Whiteness finds its identity through doing. Imagine an empty circle. The only reason that empty circle is not floating through the air is because it tethers itself to other people, ideologies, stories, all kinds of things to hold it stable. The tether varies based on the kind of white you are. Some tethers are: being a good Christian, being anti-racist, protecting the second Amendment, being green and recycling and eating organic food, being a good parent. These tethers are not without good solid grounding BUT it's the connection to them that is problematic. If an empty circle holds itself steady by having strong tethers to a range of things it believes in and identifies with, then what happens when something shakes those tethers? Like when you get afraid that someone might take your guns away? Or call you out for being racist? Or notice that you are wearing sweatshop clothes even if they are organic? This isn't just about a differing view point. This is about survival; survival that is grounded in keeping some balance with all of those tethers. This is true for everyone except that what is different about whiteness is that there is nothing else to ground into. We gave all of that up when we handed off our rich and complex cultures that had evolved for generations for something that had no roots.

Here is the ultimate contradiction which is why I think we keep not getting anywhere with ending whiteness. Because in order for this to shift, those white bodies have to experience themselves. They have to start filling up that empty space with their own histories, feelings, memories, actual flesh. This is a process of reconnection so that whatever needs to come - the grief passed down through generations of assimilation, the experience of being a baby and young child who is conditioned to not trust yourself and other people, the rage, the despair, all of it has to have the space to be witnessed and integrated. And this takes time. And this is how whiteness keeps winning. Because those of us who identify as anti-racists also resist anything that is about a deeper recentering of white people.

When I hear "white people take care of your own," this is what I understand. Taking care of our own is not about  bullying or organizing or somehow being the light on someone's "ignorance," it's not about missionary or charity work, but it's about this deep intimacy, this personal thing that says, right here and right now, I am going to take the time to go here with you, into our shared grief and rage, so that we can get past it and start surviving for something much bigger than our own sense of balance and stability.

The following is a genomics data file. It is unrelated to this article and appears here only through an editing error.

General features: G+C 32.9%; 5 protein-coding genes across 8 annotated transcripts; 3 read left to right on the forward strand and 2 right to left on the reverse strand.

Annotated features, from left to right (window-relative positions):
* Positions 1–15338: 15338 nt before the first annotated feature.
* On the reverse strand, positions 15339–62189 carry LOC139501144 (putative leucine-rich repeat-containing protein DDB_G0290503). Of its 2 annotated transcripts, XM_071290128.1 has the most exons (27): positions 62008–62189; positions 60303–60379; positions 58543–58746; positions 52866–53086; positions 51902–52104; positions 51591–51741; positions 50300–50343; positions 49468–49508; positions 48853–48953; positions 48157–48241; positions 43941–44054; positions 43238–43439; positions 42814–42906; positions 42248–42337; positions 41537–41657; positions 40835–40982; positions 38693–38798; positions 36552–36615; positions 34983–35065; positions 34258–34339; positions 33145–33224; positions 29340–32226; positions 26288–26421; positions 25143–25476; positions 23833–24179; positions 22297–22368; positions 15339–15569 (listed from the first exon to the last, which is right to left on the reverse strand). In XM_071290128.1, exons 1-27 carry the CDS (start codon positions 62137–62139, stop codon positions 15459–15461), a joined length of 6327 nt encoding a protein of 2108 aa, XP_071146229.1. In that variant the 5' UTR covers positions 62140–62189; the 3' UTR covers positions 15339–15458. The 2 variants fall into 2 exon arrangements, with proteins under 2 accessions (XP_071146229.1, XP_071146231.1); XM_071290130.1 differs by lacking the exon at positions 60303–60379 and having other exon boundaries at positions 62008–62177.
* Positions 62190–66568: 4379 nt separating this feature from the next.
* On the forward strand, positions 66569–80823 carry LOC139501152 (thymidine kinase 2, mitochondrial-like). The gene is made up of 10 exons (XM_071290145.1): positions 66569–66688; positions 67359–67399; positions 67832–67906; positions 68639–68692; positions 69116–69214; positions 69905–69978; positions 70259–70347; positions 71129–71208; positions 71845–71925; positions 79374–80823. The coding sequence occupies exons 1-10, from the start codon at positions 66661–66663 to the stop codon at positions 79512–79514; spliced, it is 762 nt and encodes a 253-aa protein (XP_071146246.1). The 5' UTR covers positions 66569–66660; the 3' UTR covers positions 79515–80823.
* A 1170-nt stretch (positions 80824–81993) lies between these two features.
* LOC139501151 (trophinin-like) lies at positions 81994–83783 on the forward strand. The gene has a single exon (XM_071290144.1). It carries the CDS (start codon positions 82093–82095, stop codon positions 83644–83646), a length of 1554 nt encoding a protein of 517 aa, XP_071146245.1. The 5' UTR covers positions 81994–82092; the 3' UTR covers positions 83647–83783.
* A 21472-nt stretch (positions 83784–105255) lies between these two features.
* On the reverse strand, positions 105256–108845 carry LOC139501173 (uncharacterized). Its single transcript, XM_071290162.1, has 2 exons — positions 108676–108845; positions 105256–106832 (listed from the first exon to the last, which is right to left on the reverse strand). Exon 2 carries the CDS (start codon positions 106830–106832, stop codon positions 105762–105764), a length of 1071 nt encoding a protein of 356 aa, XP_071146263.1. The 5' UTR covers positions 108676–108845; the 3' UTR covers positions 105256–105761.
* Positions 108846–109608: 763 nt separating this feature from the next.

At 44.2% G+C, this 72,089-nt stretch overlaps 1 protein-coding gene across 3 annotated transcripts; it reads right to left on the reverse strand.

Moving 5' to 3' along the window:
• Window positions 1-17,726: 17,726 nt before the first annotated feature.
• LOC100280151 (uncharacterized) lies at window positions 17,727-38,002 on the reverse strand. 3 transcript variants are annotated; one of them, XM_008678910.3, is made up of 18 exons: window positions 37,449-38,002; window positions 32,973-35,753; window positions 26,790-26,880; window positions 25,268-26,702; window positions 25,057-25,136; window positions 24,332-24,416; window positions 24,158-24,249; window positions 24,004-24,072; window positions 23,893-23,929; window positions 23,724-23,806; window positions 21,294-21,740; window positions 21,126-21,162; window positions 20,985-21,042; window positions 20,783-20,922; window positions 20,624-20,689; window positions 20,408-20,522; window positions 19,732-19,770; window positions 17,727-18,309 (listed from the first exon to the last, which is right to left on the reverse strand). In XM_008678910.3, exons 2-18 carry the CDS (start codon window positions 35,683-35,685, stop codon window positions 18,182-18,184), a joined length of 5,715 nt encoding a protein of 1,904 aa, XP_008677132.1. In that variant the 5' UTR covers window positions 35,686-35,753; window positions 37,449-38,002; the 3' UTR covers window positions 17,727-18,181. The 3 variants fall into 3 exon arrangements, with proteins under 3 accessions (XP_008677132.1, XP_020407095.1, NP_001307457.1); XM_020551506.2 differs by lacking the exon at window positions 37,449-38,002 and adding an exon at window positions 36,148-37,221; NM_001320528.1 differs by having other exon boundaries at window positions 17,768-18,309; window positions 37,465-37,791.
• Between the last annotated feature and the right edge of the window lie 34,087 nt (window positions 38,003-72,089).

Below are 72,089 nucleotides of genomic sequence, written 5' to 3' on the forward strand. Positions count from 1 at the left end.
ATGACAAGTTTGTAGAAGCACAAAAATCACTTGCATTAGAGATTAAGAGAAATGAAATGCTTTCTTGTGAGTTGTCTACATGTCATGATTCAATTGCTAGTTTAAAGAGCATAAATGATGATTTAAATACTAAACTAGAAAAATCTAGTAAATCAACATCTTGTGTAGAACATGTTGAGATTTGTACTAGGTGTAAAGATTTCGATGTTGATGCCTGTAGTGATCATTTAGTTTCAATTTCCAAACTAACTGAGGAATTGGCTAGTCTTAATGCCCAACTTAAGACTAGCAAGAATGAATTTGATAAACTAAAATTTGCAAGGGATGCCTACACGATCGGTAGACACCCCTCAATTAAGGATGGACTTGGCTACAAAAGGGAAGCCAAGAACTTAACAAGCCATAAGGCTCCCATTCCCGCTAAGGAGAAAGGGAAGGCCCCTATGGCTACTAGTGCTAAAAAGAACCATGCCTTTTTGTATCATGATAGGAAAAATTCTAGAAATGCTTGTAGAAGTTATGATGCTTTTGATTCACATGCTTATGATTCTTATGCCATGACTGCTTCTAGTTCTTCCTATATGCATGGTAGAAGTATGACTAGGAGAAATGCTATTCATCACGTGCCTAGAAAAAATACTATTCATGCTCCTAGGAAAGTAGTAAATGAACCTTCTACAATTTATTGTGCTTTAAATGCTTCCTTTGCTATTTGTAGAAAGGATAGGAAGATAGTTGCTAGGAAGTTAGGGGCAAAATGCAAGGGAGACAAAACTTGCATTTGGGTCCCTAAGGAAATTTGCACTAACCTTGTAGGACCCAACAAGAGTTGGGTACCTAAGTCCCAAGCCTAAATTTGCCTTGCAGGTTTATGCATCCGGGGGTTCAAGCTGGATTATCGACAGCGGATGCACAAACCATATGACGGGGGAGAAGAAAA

Which also means putting our bodies in front of the police, at Standing Rock, in front of ICE raiders, and anywhere where indigenous folks, Black folks, immigrants, refugrees and other folks of color ask us to show up, under their leadership, on their terms. Always always we have to first stop the violence, work our asses off to make sure that every individual and every community has the space and time to heal, to do their own version of this work or whatever other work or play or story they determine is right for now. It is only recentering whiteness yet again to do the work of coming back into our own homes while our very whiteness is preventing others from being safe in their own.

What does this mean practically? I will be talking about that on this blog but for now: do not read a single piece of news media or literature about this election without asking how your family line helped to create this present moment. This is about the original wound that unites us all here on this land and in this time...and our gender, sexuality, class, ability and so on exists within this context. Period.

And when you read and respond to what is happening now ,noticing your own family line's participation, also notice what happens for you when you do this? What sensations do you feel? What emotions? What does your body want to do? What stories, defenses, regrets, assertions run through your mind? Just notice them as information. Write them down. Share them with me if you want. And then do it again. You are watching for patterns, in between the times when you are working your ass off to stop the violence. Back and forth, each feeding the other.

Who I am and what I am doing with these posts

This writing is an offering without ego attached (or with a promise to deal with my ego/sense of control when it comes roaring up so you don't have to). It is an offering, a conversation about how to shift white conditioning and its security system of white supremacy with racism as its strategy.